T. cruzi infection evaluation - (a) Parasitaemia - Groups of five to eight male or female mice, four, six and eight week old, born to chagasic or control mothers were used to determine the parasitaemia. Parasitaemia curves were obtained by daily examination from 4 to 30 days after infection. The number of parasites was established by the Brener's technique (Brener 1962). Data shown are arithmetic mean of the animals used in each group. Comparisons between parasitaemia obtained from mice born to chagasic mothers and born to control groups were made by the Student's t test. (b) Mortality - Groups of 6 to 13 animals born to chagasic or normal mothers were observed for 120 days after inoculation and their deaths registered daily. The results were expressed in percentage of cumulative mortality per sex/age during the observation period. Results were compared by the Chi square test.



Offspring survival, birth rate and birth weigh - The ideal model of maternal-fetal versus T. cruzi infection was developed by infecting female mice groups via i.p. with differents inocula of a virulent and a non virulent clone of Y strain. Five hundred blood trypomastigotes of YP1 clone in C3H/He female mice were considered the ideal combination. Fertilization, pregnancy evolution and delivery were normally carried out. Three hundred and sixty seven and 346 births from 44 chagasic and 38 control mice mothers, respectively, were used to evaluate offspring survival, birth rate and birth weight. The mean of total birth per female was 8.40±4.73 to chagasic mothers compared to 9.11±3.77 of control mothers (p>0.05). The mean size of the litter obtained from chagasic mice mothers was 5.43±1.5 compared to 5.78±1.82 of the control mothers (p>0.05). The number of surviving and dead mice born to chagasic mice mothers were 175 (47.68%) and 192 (52.31%), respectively. These results were not significantly different from 180 surviving (52.02%) and 166 (47.98%) dead offsping born to control mice mothers (p>0.05). The weight of male mice born to chagasic mice mothers (13.06±1.76g) was significantly lower than that seen for male mice born to controls (16.52±1.27g) (p<0.001). On the other hand, there was no significant difference in the weight of females born to chagasic animals as compared to the ones born to controls (13.03g±2.04g versus 15.16g±1.71g, p>0.05).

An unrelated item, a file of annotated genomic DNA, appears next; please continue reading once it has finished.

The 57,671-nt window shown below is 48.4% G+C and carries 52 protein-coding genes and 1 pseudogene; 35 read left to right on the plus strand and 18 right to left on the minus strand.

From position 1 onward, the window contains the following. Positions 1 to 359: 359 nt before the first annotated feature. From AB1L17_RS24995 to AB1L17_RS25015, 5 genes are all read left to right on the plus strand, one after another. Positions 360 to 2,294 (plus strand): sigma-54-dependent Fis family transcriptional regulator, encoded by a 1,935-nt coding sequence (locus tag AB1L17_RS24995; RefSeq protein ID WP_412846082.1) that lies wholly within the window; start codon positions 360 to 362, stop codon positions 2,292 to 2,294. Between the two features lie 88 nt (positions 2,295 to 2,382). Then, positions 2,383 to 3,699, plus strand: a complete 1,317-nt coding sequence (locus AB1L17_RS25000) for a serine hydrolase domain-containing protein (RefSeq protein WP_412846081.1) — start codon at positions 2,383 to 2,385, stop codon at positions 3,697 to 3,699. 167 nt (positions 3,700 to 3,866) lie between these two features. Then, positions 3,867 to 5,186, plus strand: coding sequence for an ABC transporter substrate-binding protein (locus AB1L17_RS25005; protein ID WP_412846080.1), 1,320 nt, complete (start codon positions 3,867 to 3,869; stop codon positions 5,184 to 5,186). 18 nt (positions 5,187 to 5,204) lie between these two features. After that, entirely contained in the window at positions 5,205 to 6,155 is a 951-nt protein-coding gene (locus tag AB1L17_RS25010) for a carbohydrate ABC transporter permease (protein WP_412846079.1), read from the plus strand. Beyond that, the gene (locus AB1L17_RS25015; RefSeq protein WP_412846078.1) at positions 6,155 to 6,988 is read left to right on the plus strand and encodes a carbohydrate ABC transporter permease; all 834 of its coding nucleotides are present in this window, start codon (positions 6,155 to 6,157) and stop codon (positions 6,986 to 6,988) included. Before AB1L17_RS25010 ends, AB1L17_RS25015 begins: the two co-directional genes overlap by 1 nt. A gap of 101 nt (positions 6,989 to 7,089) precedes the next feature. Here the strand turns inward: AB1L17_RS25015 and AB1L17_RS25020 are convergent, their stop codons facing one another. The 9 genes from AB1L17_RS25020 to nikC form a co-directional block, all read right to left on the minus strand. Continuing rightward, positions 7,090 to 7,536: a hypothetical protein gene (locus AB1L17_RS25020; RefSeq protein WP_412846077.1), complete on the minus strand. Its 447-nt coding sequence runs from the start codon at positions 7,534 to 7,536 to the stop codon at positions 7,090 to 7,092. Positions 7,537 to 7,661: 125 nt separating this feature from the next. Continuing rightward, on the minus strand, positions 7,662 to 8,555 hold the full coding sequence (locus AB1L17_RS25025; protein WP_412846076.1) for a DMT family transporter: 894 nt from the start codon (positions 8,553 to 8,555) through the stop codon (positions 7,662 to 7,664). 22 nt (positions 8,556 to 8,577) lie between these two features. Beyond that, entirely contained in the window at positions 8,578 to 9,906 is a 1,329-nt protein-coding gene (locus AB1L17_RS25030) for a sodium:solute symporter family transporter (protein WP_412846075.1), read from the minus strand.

Congenital transmission evaluation - A total of 169 hemocultures were done, 71 for male and 98 for female. The congenital transmission rate was 1.18% (2/169). The positive hemocultures were observed in the female group.

Evaluation of T. cruzi infection in offsprings - (a) Parasitaemia curves - Parasitaemia curves obtained after the infection of four, six and eight week old mice born to chagasic and control mothers are shown in the Fig. Four week old female mice born to chagasic mothers displayed lower parasitaemia levels than those born to controls (p<0.05) (Fig. 1B). Similar results were obtained with 4 week old male born to chagasic mothers up to the 15th day after infection (p<0.05) (Fig. 1A) . After this day the parasitaemia was not different for both male born to chagasic mothers and control ones. Six week old male mice born to chagasic mothers displayed higher parasitaemia curves than those from the control group (p<0.05) (Fig. 1C). In contrast, the parasitaemia curves displayed by six week old female mice born to chagasic mothers were not significantly different from those of the control group (p>0.05) (Fig. 1D). Eight week old female mice born to chagasic mothers clearly displayed higher parasitaemia curves than those observed in infected animals born to control group at the same age (p<0.05) (Fig. 1F). The parasitaemia curves displayed by eight week old male mice born to chagasic mothers were not significantly different from those obtained to eight week old male mice born to control mothers (p>0.05) (Fig. 1E). (b) Mortality rates (Table) - Mortality rates between four week old females born to chagasic mothers (50%) and their controls (90%) were significantly different (p<0.05). There were no significant differences in the mortality rates of four week old males born to chagasic mothers (83.3%) and those born to control mothers (83.3%) (p>0.05). Mortality rates observed in six week old females (62.5%) and males (81.8%) born to chagasic mother were not significantly different from those observed in female (66.7%) and male (69.2%) born to control mother with the same age (p>0.05). Although we observed significant differences in mortality rates between eight weeks females born to chagasic mothers (37.5%) and eight week females born to controls (0%) (p<0.05) this difference was not observed in the male group. The mortality rate for eight weeks old males born to chagasic mothers and for males born to controls were 85.7% and 62.5%, respectively (p>0.05).